I don't totally understand signals and radio stations but isn't their room on the band for more local and niche programming? I heard once of a guy who programmed out of his garage. They kept trying to shut him down. Did his weak little signal interfere with others?

Can't they solve the technology of all this? Do we have to have so many duplicate stations?

Look at the internet. We can all go wherever we want to for free - unless we choose to pay. So, radio is changing. Adjust. Get innovative.


To me, it is like the wealthy record labels trying to protect their profits by making all kinds of laws against duplicating music. Technology is democratizing and reducing profit in a lot of areas. Nobody said a small group of people in any industry deserved to stay rich.

Let the people who love it keep it going. Sort of like your blog, Michael.

ksr

If schools won't raise a new generation of educated music lovers, and current stations can't figure out how to reach what's left, then it's time for them to close. Not enough people care. The ones that lose will move to the internet, Sirius/XM, load their mp3 players or start their own CD or record collection. Nothing says terrestrial classics stations have to exist any more than the news stations that this blog loves to bash.

If you think music lovers should provide the service unpaid, why not walk a mile in their shoes? It'll take you exactly 2 minutes to find out how expensive it is to run a broadcast facility in the Seattle market... or most anywhere else, for that matter.

joanie

I was just asking, ksr. I agree with every word you said.

But, if a guy can run a signal out of his garage, there must be ways to do it on the cheap.

Sanka

The Internet is the answer to both of you. Plenty of band room, no regulations, cheap...

Parker

Seattle elites thought they could buy a radio station for the music that nobody but them listen to any more. It couldn't break even, even with all the non-proft tax-breaks. so sorry charlie. let somebody else have the spot-- nice location, right in the middle of the dial. Wonder when they will turn Benaroya Hall into a convention center or a skating rink?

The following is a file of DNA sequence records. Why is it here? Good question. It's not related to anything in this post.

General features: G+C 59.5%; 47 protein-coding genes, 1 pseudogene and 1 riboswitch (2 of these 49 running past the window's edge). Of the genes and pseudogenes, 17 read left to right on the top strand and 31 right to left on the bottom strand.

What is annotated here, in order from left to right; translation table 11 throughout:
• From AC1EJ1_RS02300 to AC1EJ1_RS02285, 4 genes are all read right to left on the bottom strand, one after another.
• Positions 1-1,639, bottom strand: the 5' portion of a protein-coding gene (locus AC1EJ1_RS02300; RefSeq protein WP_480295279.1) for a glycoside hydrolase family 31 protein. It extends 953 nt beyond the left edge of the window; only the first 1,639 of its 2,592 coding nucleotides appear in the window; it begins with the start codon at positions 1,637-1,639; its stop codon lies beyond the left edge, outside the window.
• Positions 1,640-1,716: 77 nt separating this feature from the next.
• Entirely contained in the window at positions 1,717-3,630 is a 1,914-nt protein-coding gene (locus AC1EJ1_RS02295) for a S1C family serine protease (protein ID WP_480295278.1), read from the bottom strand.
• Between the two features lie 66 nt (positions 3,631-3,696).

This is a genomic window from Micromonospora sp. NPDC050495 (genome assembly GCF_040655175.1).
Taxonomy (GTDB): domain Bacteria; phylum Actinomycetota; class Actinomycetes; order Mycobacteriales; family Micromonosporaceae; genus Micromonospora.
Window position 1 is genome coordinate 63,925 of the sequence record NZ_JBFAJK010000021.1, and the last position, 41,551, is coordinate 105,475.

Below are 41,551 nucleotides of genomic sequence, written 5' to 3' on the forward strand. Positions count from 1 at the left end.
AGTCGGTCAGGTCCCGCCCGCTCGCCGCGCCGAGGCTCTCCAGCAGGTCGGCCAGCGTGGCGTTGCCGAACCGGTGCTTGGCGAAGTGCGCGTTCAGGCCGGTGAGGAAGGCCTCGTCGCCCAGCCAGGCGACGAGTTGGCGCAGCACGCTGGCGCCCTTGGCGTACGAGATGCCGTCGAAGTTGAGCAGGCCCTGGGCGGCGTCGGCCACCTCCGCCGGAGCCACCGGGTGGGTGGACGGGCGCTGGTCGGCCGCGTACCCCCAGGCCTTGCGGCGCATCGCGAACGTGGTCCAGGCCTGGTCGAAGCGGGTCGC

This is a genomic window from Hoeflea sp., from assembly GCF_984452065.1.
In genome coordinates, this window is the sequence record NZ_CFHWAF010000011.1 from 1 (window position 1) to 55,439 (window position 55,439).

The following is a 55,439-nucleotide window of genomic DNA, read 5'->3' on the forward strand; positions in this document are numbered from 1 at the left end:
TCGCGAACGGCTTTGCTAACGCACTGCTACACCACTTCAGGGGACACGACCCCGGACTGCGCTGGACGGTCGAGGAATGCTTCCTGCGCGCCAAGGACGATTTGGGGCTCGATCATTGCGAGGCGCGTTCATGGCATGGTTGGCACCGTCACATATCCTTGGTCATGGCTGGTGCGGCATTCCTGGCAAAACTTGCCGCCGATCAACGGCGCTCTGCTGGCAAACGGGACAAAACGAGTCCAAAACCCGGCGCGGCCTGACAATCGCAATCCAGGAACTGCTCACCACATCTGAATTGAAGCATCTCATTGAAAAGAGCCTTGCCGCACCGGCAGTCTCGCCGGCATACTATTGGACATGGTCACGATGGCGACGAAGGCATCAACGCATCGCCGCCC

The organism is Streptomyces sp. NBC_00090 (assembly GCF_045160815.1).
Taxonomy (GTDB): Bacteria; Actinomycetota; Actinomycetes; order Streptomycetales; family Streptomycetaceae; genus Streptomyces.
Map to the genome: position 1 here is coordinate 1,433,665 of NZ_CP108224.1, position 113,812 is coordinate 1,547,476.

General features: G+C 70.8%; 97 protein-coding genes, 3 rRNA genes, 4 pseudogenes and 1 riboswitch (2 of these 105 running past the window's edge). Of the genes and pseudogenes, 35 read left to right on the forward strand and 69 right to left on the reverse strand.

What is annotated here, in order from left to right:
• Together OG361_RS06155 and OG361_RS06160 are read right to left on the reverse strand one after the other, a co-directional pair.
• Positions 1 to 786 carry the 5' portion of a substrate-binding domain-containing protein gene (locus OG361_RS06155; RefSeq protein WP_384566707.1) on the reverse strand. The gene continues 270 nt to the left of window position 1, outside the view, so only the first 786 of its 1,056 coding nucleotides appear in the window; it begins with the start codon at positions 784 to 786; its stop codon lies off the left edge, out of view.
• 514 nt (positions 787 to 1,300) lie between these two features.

joanie

How do I hear it in the car . . . in my classroom where I'm not allowed to stream radio . . . on a hike if I don't want to lug my walkman or whatever you all use these days? (aging myself, huh?)

I don't want to carry tapes, cds and whatever else is out there. You think we sit around at our computers all day long?

Enlighten me, sanka. If you've got the answer, I'll go get it.

joanie

But parker, they can keep it. Didn't the Bullet's leave them a boatload of money to run it? I thought they did.

Coiler

KING fm had one of the highest ratings in the country for classical stations. It hasn't been the same since the days of Tom Dahlstrom and George Shangrow.


"Former KING-FM colleague George Shangrow, who left the station in December 2004 after his contract for the "Live, By George" show was not renewed, said Dahlstrom was fired last Thursday because he "had the temerity to make some minor changes in music programming without the approval of Bob Goldfarb [the station's program director]." Among the changes: Dahlstrom played a 10-minute piece of music from the French Revolution in honor of Bastille Day on July 14.


"The Bullitt sisters gave this station to the city, in trusteeship of these three organizations," Shangrow said. "This board and manager have violated that gift. The Bullitts didn't intend the station to become classical music wallpaper."

sartre

Mikey's right classical and jazz are dying off.

joanie

Interesting. Thanks, coiler. Even classical needs personality.